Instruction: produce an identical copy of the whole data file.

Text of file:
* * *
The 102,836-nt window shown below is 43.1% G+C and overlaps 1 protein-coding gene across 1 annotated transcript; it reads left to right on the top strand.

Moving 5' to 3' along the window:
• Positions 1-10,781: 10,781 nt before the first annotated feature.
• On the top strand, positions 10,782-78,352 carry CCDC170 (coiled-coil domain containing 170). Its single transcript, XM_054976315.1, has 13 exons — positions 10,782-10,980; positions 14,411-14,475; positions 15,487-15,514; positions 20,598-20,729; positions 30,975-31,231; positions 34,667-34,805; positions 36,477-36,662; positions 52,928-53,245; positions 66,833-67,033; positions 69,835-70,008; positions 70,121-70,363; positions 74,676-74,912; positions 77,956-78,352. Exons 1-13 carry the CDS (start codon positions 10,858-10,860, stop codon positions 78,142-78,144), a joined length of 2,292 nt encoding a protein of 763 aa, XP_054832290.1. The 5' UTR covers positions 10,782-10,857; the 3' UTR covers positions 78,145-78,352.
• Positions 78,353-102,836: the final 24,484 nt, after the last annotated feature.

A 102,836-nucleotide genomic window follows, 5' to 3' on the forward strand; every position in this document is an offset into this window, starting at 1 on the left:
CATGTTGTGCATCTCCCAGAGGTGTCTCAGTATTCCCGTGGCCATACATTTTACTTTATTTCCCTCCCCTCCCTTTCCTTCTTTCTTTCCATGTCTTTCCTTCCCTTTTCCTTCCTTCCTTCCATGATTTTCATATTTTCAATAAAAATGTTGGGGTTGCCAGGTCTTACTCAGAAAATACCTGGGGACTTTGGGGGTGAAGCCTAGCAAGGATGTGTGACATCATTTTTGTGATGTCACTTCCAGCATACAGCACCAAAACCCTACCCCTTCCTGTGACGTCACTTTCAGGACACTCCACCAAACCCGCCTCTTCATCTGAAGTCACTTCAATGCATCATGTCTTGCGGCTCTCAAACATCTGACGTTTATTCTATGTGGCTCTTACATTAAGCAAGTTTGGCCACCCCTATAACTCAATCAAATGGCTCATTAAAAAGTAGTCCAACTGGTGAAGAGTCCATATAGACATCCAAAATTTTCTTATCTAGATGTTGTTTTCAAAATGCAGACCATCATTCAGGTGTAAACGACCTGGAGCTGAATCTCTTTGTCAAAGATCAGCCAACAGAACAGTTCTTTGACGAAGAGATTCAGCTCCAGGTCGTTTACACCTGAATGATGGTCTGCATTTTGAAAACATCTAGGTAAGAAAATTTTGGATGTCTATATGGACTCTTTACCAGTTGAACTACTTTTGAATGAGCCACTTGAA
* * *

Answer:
The 102,836-nt window shown below is 43.1% G+C and overlaps 1 protein-coding gene across 1 annotated transcript; it reads left to right on the top strand.

Moving 5' to 3' along the window:
• Positions 1-10,781: 10,781 nt before the first annotated feature.
• On the top strand, positions 10,782-78,352 carry CCDC170 (coiled-coil domain containing 170). Its single transcript, XM_054976315.1, has 13 exons — positions 10,782-10,980; positions 14,411-14,475; positions 15,487-15,514; positions 20,598-20,729; positions 30,975-31,231; positions 34,667-34,805; positions 36,477-36,662; positions 52,928-53,245; positions 66,833-67,033; positions 69,835-70,008; positions 70,121-70,363; positions 74,676-74,912; positions 77,956-78,352. Exons 1-13 carry the CDS (start codon positions 10,858-10,860, stop codon positions 78,142-78,144), a joined length of 2,292 nt encoding a protein of 763 aa, XP_054832290.1. The 5' UTR covers positions 10,782-10,857; the 3' UTR covers positions 78,145-78,352.
• Positions 78,353-102,836: the final 24,484 nt, after the last annotated feature.

A 102,836-nucleotide genomic window follows, 5' to 3' on the forward strand; every position in this document is an offset into this window, starting at 1 on the left:
CATGTTGTGCATCTCCCAGAGGTGTCTCAGTATTCCCGTGGCCATACATTTTACTTTATTTCCCTCCCCTCCCTTTCCTTCTTTCTTTCCATGTCTTTCCTTCCCTTTTCCTTCCTTCCTTCCATGATTTTCATATTTTCAATAAAAATGTTGGGGTTGCCAGGTCTTACTCAGAAAATACCTGGGGACTTTGGGGGTGAAGCCTAGCAAGGATGTGTGACATCATTTTTGTGATGTCACTTCCAGCATACAGCACCAAAACCCTACCCCTTCCTGTGACGTCACTTTCAGGACACTCCACCAAACCCGCCTCTTCATCTGAAGTCACTTCAATGCATCATGTCTTGCGGCTCTCAAACATCTGACGTTTATTCTATGTGGCTCTTACATTAAGCAAGTTTGGCCACCCCTATAACTCAATCAAATGGCTCATTAAAAAGTAGTCCAACTGGTGAAGAGTCCATATAGACATCCAAAATTTTCTTATCTAGATGTTGTTTTCAAAATGCAGACCATCATTCAGGTGTAAACGACCTGGAGCTGAATCTCTTTGTCAAAGATCAGCCAACAGAACAGTTCTTTGACGAAGAGATTCAGCTCCAGGTCGTTTACACCTGAATGATGGTCTGCATTTTGAAAACATCTAGGTAAGAAAATTTTGGATGTCTATATGGACTCTTTACCAGTTGAACTACTTTTGAATGAGCCACTTGAA